We have been working hard to champion the private rented sector, so that the council makes fuller use of its powers to intervene when landlords don’t meet the standards they should, and provides the information and support that good tenants and good landlords need to improve the sector.
We’re proud that Lambeth Labour recently voted to call on the Government to end Section 21, and you can read Councillor Anna Birley’s blog about her experiences of Section 21 and renting locally. She is now the Private Renting Policy Lead for Lambeth. As part of this work, we have introduced tougher fines on rogue landlords, recruited more enforcement officers to drive up standards and moved ahead with a licensing scheme for landlords for flats with five or more renters.
But there’s more to do – and currently we are consulting on renters’ main priorities and challenges are to help shape the council’s next steps. The first outcome will be to draw up a private renters’ charter, to set out renters’ rights, give advice, support and guidance, as well as detail the council’s powers to intervene and will be published later this year.
Thank you to everyone who took the time to complete our online survey, speak to us on the doorstep or email with your ideas – we have passed on your comments and preferences to the tree officer who is busy checking locations to see if they are viable (in terms of eg wires under the pavement).
While we will endeavour to match the species with the location where they have been nominated, you may be interested in seeing how your neighbours across the ward voted:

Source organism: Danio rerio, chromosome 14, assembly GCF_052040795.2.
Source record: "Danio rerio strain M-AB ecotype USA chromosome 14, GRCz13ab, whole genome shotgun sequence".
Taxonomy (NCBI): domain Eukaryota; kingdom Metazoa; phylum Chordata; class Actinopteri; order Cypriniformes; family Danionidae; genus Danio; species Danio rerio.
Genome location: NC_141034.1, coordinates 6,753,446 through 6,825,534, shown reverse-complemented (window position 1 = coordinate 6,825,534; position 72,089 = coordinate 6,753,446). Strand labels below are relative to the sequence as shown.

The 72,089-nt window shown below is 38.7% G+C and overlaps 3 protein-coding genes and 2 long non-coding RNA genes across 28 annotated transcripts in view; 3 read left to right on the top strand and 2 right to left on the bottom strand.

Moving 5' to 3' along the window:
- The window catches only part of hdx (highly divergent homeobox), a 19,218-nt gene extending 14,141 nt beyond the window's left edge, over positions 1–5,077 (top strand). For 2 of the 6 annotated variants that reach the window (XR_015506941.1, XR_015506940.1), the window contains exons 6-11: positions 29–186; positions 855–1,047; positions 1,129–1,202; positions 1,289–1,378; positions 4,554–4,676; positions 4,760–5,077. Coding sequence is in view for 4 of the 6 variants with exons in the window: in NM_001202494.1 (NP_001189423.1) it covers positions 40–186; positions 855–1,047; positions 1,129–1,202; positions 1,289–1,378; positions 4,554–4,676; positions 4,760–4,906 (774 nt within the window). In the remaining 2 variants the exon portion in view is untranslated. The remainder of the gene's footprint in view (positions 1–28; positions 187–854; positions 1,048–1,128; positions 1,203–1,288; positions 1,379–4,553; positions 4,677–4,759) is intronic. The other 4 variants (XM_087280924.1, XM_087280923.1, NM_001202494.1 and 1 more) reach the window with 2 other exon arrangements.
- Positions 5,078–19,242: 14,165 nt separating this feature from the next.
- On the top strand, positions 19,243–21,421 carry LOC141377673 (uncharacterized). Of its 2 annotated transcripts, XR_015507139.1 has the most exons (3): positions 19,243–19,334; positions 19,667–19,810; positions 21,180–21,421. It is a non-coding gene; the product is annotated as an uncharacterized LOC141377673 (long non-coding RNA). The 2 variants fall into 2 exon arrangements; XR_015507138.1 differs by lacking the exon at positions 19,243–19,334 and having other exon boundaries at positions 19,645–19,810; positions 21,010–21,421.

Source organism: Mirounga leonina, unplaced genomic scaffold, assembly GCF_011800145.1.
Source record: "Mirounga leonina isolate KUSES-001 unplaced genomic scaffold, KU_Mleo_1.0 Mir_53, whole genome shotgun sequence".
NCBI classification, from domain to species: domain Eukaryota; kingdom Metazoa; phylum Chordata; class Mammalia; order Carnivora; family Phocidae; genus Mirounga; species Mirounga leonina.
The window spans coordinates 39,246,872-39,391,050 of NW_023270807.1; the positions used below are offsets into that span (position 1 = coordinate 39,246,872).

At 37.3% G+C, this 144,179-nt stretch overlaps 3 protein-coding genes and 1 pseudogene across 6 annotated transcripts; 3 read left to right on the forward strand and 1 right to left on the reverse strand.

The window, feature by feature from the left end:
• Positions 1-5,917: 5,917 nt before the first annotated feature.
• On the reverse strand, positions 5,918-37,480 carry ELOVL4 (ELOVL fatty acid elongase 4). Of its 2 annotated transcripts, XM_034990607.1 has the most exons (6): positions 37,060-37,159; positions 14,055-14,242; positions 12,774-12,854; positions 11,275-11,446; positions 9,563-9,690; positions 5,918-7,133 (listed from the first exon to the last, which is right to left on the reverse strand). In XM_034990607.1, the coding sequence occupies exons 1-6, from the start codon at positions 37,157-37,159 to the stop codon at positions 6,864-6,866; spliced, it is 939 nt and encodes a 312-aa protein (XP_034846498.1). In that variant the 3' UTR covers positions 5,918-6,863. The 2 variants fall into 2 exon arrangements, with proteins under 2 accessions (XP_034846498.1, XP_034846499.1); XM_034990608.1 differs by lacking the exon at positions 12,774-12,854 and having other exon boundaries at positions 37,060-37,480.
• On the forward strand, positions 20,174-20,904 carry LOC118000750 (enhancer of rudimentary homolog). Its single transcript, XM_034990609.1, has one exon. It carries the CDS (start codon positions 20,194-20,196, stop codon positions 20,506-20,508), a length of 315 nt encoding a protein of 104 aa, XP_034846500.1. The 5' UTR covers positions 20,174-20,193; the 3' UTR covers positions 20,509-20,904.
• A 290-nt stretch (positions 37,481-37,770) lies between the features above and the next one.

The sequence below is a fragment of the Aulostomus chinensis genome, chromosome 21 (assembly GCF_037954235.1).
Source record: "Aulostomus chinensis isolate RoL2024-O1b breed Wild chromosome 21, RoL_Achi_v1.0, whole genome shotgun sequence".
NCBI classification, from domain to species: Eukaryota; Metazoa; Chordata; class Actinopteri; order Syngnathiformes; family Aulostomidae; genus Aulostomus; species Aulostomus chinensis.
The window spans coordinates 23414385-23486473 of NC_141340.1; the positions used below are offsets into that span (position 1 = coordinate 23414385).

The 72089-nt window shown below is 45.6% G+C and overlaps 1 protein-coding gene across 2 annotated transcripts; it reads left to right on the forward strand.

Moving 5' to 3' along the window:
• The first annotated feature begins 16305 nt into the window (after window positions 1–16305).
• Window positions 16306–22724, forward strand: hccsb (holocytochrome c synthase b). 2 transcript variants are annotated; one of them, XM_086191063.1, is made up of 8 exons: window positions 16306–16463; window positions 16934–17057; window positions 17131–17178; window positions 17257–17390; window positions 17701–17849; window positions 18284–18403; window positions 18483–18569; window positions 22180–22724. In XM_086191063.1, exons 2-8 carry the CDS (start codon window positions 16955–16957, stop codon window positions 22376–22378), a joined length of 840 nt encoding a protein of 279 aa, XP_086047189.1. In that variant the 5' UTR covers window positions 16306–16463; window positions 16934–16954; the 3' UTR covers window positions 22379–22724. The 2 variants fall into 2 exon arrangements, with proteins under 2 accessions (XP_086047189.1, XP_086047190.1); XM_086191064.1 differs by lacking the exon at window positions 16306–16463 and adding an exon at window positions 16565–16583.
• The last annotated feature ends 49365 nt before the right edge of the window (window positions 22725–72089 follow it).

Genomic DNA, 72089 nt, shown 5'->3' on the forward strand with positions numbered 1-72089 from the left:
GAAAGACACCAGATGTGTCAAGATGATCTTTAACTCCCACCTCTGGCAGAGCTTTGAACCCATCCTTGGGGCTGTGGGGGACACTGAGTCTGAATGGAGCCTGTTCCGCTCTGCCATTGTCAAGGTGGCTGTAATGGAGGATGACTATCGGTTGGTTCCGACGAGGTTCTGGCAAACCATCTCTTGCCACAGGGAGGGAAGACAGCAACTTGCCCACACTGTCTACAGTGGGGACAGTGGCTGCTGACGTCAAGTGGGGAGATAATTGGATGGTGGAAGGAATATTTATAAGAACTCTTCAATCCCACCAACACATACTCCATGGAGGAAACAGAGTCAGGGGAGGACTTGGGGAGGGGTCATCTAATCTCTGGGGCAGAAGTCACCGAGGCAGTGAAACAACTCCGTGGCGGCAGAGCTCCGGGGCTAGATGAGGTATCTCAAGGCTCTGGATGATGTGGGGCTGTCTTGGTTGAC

We have secure dozens of trees to be planted in February across the ward – and we want your help to choose locations and varieties.
To get as much input from residents as possible, we have put together an online survey, sent emails, met with residents associations, doorknocked on streets across the ward and delivered flyers to homes near potential new tree pits.
Many of you have been in touch with your requests and ideas – thank you! These have all been passed to tree officers who will evaluate the suggested sites (eg for wires under the pavement) and will where possible source your preferred trees from the nursery.
If you haven’t shared your preferences – now is your last chance to do so! The deadline for the survey is tomorrow Monday 10th December. Please let us know your favourite tree varieties and spots across the ward you think could do with some extra greenery, and encourage your neighbours to respond too.
As part of the Our Streets investment programme, we will be planting trees across the ward – and we want to hear from you! Help us to choose locations and species of trees using the form below. Please complete the form by 10th December.
We are working our way around the ward to identify empty tree pits that need a new tree, and to doorknock different streets and ask for residents’ suggestions. If you’d like us to doorknock in your street – please just get in touch!